Use this URL to cite or link to this record in EThOS: http://ethos.bl.uk/OrderDetails.do?uin=uk.bl.ethos.564622
Title: A novel genome-wide approach to identify in vivo targets of Notch signalling
Author: Morgenstern, C.
Awarding Body: University College London (University of London)
Current Institution: University College London (University of London)
Date of Award: 2009
Availability of Full Text:
Access from EThOS:
Access from Institution:
Abstract:
The Notch signalling pathway regulates many developmental processes in metazoan embryos and adults such as cell proliferation, stem cell maintenance, cell fate specification and apoptosis. Despite the importance of this pathway, few targets have been identified, with the Hes (Hairy and Enhancer-of-split) protein family being the best-characterised group of downstream effectors. I have established transgenic mice carrying Biotin Acceptor Peptide (BAP)- tagged versions of Notch1. The tagged protein is fully functional and is biotinylated after crossing to mice expressing the biotinylase from E. coli. Biotinylation was confirmed in a range of different tissues. However, streptavidin chromatin pull-down (bioChIP) experiments from these tissues showed no significant enrichment of known Notch1 target sequences. A possible explanation could be the indirect and transient nature of the interaction between Notch, its DNA binding partner CSL and the promoter of the target gene. A transgenic mouse line expressing a BAP-tagged version of the transcription factor Hes7, a downstream effector of Notch signalling and key regulator of somitogenesis, was similarly generated. Although the tagged Hes7 protein is functional and gets biotinylated in cell culture assays, the transgenic mice exhibit a severe somite/skeletal phenotype indicating that the tagged allele is hypomorphic. A detailed analysis of the phenotype revealed differential axial requirements for Hes7.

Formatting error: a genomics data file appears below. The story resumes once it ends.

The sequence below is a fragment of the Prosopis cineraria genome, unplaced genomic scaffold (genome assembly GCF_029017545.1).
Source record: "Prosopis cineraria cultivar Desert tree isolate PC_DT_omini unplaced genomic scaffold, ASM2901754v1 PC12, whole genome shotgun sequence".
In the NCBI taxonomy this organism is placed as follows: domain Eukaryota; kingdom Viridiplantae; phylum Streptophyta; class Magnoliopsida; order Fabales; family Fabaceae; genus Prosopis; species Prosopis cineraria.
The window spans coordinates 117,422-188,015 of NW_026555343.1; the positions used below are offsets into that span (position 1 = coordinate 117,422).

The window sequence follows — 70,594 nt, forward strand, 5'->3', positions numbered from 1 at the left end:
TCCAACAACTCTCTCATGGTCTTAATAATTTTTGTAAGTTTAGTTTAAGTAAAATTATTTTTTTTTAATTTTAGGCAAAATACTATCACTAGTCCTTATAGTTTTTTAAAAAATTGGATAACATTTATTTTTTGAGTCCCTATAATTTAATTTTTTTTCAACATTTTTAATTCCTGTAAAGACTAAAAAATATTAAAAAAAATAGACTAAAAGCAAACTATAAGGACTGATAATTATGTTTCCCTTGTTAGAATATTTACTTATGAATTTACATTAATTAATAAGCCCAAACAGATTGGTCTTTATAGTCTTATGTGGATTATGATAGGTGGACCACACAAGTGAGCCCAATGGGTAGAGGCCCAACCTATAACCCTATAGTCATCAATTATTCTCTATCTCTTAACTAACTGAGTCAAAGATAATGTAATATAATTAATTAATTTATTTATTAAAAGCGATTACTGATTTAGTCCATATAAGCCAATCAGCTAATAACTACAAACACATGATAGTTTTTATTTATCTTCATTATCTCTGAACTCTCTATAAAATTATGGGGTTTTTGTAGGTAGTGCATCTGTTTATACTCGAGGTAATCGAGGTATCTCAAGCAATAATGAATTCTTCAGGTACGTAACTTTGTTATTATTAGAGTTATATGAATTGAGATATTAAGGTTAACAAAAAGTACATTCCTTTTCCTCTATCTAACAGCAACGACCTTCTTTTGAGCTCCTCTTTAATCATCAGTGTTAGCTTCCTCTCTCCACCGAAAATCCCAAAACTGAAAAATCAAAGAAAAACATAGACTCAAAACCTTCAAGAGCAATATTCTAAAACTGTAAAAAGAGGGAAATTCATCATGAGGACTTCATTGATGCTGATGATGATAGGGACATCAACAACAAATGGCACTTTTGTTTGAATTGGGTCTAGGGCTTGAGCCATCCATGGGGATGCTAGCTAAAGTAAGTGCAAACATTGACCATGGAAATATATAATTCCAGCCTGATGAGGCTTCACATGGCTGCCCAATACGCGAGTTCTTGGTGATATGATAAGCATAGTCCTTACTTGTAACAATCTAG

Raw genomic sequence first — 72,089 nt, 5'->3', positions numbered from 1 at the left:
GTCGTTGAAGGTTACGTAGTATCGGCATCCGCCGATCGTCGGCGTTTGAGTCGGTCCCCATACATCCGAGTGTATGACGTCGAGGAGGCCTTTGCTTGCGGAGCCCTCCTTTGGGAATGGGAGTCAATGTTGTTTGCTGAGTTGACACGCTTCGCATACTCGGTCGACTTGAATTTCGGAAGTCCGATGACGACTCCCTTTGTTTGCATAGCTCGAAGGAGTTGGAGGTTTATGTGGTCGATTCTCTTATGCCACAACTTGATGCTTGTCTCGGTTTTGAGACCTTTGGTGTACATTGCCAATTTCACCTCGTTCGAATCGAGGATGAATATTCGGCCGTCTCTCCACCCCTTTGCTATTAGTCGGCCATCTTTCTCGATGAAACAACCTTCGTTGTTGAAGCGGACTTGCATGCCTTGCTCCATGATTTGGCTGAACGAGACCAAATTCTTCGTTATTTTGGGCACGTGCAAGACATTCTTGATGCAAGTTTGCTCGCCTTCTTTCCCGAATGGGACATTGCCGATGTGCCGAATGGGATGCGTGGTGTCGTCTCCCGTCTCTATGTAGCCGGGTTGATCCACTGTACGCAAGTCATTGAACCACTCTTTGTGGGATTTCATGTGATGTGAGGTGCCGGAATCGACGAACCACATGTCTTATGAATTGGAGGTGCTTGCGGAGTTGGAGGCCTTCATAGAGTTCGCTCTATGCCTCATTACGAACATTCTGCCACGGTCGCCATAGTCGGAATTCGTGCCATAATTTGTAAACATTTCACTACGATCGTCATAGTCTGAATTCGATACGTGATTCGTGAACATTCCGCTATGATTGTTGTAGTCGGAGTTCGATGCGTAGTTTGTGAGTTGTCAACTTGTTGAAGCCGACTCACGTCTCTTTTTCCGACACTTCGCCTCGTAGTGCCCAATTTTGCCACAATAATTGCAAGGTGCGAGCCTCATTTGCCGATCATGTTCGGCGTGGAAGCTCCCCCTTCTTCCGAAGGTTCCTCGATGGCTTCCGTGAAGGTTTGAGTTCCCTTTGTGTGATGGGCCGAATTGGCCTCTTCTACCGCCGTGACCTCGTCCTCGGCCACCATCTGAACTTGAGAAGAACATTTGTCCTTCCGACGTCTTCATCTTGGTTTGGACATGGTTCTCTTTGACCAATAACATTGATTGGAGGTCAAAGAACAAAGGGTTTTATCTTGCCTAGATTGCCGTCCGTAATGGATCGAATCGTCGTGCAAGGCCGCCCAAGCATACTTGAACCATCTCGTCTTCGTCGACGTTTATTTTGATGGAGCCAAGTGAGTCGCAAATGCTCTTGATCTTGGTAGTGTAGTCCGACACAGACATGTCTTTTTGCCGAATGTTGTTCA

Supervisor: Not available Sponsor: Not available
Qualification Name: Thesis (Ph.D.) Qualification Level: Doctoral
EThOS ID: uk.bl.ethos.564622  DOI: Not available
Share: